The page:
Last week brought an unprecedented motherload of counterfeit-related press releases and news stories. Line them up side by side and you’ll understand why most companies will be forced into DIY Supply Chain Security.
Let’s start with the bad news from last Wednesday: Significant Bipartisan Drug Importation Legislation Introduced in the Senate. I’ve written about the supply chains dangers of reimportation (See A Big Win for ... Counterfeiters and Politicians), so I find it highly ironic that the proposed legislation includes “drug safety” in its title. More irony: Wholesalers and importers/exporters absorb 80% or more of the price differences between European countries, so the savings will be minimal. (See London Calling: Fake Drugs Get Real from last August.)
The next day, EPCglobal ratified an international standard format for an electronic pedigree document. (Did anyone else besides me attend a celebratory pedigree bash this weekend?) The theoretical benefit of an ePedigree standard will be interoperability across the supply chain, most importantly (in my view) from wholesalers to retailers. SupplyScape, which now claims to be the “inventor of the electronic pedigree solution for the pharmaceutical supply chain” (can that be true?), issued follow-on press releases on both Thursday and Friday.
RxUSA (of PDMA-injunction fame) also jumped into the fray last week with its own 24-point plan for supply chain security, including their call for a "standardized Federal form for pedigree papers." This quixotic wish list is unlikely to get serious consideration, but I no longer doubt RxUSA's tenacity on these issues.
Unfortunately, we have to get retail pharmacies to buy only from wholesalers that supply pedigree in the very few states that have bothered to implement pedigree laws. (See Thank You for Buying Counterfeits.) SupplyScape claims that an impressive “200 million drug bottles” have electronic pedigrees already, but it’s not clear if a meaningful number are being read by dispensing pharmacies.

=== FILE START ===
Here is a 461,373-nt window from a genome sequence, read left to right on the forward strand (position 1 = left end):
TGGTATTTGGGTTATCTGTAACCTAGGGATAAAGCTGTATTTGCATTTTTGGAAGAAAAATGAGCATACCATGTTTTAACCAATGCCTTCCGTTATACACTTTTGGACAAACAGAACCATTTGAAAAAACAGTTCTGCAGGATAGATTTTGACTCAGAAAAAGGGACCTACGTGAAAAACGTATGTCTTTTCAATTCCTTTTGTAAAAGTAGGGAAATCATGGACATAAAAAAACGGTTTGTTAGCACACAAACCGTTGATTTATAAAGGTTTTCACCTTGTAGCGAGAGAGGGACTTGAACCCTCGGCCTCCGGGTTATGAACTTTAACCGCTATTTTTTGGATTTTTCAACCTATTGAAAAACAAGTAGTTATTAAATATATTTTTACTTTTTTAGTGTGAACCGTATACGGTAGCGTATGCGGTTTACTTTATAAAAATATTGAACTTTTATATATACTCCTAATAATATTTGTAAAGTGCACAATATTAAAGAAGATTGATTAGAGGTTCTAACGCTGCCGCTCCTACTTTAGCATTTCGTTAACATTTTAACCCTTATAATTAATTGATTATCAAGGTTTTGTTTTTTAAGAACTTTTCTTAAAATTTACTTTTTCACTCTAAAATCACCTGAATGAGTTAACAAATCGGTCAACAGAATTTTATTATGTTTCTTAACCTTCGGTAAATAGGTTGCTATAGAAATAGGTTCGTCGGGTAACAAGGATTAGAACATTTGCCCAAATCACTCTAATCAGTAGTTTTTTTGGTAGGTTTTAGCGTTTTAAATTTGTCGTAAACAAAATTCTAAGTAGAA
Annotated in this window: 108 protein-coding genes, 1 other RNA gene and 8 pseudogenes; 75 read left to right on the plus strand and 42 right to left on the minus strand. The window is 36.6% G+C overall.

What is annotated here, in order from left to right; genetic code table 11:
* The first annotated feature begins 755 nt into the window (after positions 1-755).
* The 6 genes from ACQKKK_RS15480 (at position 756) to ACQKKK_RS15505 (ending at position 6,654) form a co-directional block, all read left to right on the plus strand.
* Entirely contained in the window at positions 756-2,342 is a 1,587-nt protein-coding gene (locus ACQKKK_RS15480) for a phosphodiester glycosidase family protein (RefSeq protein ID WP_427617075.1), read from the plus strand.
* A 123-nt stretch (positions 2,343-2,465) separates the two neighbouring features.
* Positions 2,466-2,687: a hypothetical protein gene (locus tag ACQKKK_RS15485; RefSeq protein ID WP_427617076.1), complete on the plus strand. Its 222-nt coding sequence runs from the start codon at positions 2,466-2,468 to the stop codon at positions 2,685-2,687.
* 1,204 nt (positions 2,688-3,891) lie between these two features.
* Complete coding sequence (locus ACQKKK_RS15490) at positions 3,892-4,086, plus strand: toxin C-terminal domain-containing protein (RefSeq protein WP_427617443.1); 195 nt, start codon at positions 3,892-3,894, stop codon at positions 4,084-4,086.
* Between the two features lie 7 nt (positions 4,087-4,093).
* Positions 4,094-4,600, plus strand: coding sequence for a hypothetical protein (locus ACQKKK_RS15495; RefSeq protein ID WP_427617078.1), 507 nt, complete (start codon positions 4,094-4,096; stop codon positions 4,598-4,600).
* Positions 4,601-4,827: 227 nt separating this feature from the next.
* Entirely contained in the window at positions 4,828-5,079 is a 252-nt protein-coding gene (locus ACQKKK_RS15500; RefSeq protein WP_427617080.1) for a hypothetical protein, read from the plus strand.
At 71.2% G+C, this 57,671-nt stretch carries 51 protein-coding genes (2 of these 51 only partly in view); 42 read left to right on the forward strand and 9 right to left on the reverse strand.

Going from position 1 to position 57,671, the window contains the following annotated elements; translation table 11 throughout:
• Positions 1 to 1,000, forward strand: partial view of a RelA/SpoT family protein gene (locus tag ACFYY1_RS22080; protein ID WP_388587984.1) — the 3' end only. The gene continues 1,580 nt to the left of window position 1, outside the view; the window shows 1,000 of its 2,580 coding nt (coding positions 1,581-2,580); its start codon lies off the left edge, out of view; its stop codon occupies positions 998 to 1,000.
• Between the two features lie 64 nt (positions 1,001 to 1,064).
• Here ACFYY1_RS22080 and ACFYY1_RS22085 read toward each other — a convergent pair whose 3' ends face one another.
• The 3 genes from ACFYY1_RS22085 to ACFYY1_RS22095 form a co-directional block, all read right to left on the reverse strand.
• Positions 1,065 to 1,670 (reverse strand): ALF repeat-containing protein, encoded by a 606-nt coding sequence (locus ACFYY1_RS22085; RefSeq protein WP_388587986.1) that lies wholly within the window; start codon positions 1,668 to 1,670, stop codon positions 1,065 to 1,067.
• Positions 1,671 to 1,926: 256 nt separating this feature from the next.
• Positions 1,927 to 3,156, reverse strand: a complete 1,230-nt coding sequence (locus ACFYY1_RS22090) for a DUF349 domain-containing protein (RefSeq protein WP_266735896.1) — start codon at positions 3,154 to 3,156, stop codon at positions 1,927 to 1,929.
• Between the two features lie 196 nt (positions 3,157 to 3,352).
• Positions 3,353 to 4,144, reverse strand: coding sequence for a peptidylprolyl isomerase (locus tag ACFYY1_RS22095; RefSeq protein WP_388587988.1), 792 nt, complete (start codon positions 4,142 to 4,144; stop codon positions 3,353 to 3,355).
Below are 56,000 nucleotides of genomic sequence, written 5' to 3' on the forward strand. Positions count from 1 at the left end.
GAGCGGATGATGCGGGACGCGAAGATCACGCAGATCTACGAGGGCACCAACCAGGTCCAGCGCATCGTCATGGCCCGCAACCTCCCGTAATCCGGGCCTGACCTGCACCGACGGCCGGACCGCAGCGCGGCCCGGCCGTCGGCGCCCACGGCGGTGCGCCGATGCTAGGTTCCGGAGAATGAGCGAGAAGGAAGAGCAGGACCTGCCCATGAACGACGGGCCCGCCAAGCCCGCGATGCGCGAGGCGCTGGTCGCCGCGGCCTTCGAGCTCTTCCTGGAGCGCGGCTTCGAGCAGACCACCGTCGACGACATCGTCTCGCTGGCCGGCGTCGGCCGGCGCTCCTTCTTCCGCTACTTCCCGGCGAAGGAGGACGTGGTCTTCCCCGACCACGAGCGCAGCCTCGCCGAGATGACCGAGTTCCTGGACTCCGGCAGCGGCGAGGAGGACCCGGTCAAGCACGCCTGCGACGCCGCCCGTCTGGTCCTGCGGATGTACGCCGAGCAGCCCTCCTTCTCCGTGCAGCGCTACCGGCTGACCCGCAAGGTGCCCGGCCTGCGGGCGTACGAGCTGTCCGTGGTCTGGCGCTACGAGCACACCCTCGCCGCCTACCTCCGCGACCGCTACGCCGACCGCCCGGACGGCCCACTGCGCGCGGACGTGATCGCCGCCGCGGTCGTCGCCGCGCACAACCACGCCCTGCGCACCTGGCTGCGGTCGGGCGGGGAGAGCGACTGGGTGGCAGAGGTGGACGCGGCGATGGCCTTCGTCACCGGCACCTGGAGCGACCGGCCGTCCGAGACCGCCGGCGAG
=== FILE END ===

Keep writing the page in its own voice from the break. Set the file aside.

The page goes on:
Curiously, The National Association of Boards of Pharmacy Warns About the Continued Dangers of Counterfeit Prescription Drugs on Thursday, but somehow neglected to mention EPCglobal’s ePedigree standard. Instead, the NABP chose to focus almost exclusively on non-U.S. cases of counterfeiting, apparently viewing consumers and Internet pharmacies as the problem.
While true, the NABP deftly sidesteps the culpability of retail pharmacies that buy outside the legitimate supply chain.
Savor the spin by comparing the NABP’s first bullet point about the Detroit indictment with the actual indictment, which focused primarily on cigarette diversion to avoid state taxes. (Thank you, Google!) Better yet, check out Doug Albers’ guilty plea on the DOJ website, which states: “Beginning in 2000, the Missouri Board of Pharmacy had advised Albers that he could not purchase pharmaceuticals from out-of-state distributors unless the distributor was licensed in Missouri. Albers admitted today that, despite those warnings, he had not taken any investigatory or prohibitory steps to confirm OTS Sales was only purchasing from Missouri licensed brokers.”
Looks to me like Boards of Pharmacy have been asleep at the wheel. Perhaps that’s why Eliot Spitzer deputized Cardinal Health Inc (NYSE:CAH) to spy on its pharmacy customers. (See Cardinal's Sins.) Feel free to insert your own fox-and-the-henhouse joke here.
P.S. Last week’s rash of counterfeit-related news was overshadowed by the Medicare Part D debate. Many pundits, analysts, and bloggers have already commented on the Democrat’s legislative posturing, so I’ll refrain since I’ve already written about the issue previously on this blog. Check out Kaiser’s Daily Health Policy Report for a summary as of last Friday.